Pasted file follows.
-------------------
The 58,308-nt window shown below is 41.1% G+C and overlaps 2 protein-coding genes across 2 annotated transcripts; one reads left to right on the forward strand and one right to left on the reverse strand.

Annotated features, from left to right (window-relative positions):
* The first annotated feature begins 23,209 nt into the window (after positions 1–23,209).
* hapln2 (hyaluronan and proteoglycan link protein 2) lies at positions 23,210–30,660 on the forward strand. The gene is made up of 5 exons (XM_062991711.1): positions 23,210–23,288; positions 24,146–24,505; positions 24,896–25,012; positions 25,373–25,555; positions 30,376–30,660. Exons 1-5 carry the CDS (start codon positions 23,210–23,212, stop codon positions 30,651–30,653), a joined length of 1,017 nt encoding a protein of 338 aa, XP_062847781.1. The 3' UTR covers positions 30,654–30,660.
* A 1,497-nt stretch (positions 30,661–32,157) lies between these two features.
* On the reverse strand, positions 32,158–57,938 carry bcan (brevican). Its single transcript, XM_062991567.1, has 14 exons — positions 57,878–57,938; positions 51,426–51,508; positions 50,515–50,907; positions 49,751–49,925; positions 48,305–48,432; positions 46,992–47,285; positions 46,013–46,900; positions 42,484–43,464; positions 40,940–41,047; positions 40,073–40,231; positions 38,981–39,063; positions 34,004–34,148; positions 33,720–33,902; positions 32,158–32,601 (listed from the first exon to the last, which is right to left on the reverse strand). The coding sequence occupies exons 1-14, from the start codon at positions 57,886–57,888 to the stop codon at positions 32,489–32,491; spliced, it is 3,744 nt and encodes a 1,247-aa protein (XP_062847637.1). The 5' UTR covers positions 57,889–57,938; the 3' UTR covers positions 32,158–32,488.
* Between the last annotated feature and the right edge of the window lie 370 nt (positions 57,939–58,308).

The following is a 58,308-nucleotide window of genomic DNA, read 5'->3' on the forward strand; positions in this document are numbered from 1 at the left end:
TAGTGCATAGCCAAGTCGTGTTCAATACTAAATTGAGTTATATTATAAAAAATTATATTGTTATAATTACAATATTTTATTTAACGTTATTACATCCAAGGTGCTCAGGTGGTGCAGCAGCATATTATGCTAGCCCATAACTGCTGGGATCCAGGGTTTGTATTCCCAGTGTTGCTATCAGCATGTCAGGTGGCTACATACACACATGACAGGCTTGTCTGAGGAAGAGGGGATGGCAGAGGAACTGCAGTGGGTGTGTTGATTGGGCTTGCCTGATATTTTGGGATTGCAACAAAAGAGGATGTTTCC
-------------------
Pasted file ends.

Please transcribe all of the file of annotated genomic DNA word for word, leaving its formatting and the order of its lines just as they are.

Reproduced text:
The 58,308-nt window shown below is 41.1% G+C and overlaps 2 protein-coding genes across 2 annotated transcripts; one reads left to right on the forward strand and one right to left on the reverse strand.

Annotated features, from left to right (window-relative positions):
* The first annotated feature begins 23,209 nt into the window (after positions 1–23,209).
* hapln2 (hyaluronan and proteoglycan link protein 2) lies at positions 23,210–30,660 on the forward strand. The gene is made up of 5 exons (XM_062991711.1): positions 23,210–23,288; positions 24,146–24,505; positions 24,896–25,012; positions 25,373–25,555; positions 30,376–30,660. Exons 1-5 carry the CDS (start codon positions 23,210–23,212, stop codon positions 30,651–30,653), a joined length of 1,017 nt encoding a protein of 338 aa, XP_062847781.1. The 3' UTR covers positions 30,654–30,660.
* A 1,497-nt stretch (positions 30,661–32,157) lies between these two features.
* On the reverse strand, positions 32,158–57,938 carry bcan (brevican). Its single transcript, XM_062991567.1, has 14 exons — positions 57,878–57,938; positions 51,426–51,508; positions 50,515–50,907; positions 49,751–49,925; positions 48,305–48,432; positions 46,992–47,285; positions 46,013–46,900; positions 42,484–43,464; positions 40,940–41,047; positions 40,073–40,231; positions 38,981–39,063; positions 34,004–34,148; positions 33,720–33,902; positions 32,158–32,601 (listed from the first exon to the last, which is right to left on the reverse strand). The coding sequence occupies exons 1-14, from the start codon at positions 57,886–57,888 to the stop codon at positions 32,489–32,491; spliced, it is 3,744 nt and encodes a 1,247-aa protein (XP_062847637.1). The 5' UTR covers positions 57,889–57,938; the 3' UTR covers positions 32,158–32,488.
* Between the last annotated feature and the right edge of the window lie 370 nt (positions 57,939–58,308).

The following is a 58,308-nucleotide window of genomic DNA, read 5'->3' on the forward strand; positions in this document are numbered from 1 at the left end:
TAGTGCATAGCCAAGTCGTGTTCAATACTAAATTGAGTTATATTATAAAAAATTATATTGTTATAATTACAATATTTTATTTAACGTTATTACATCCAAGGTGCTCAGGTGGTGCAGCAGCATATTATGCTAGCCCATAACTGCTGGGATCCAGGGTTTGTATTCCCAGTGTTGCTATCAGCATGTCAGGTGGCTACATACACACATGACAGGCTTGTCTGAGGAAGAGGGGATGGCAGAGGAACTGCAGTGGGTGTGTTGATTGGGCTTGCCTGATATTTTGGGATTGCAACAAAAGAGGATGTTTCC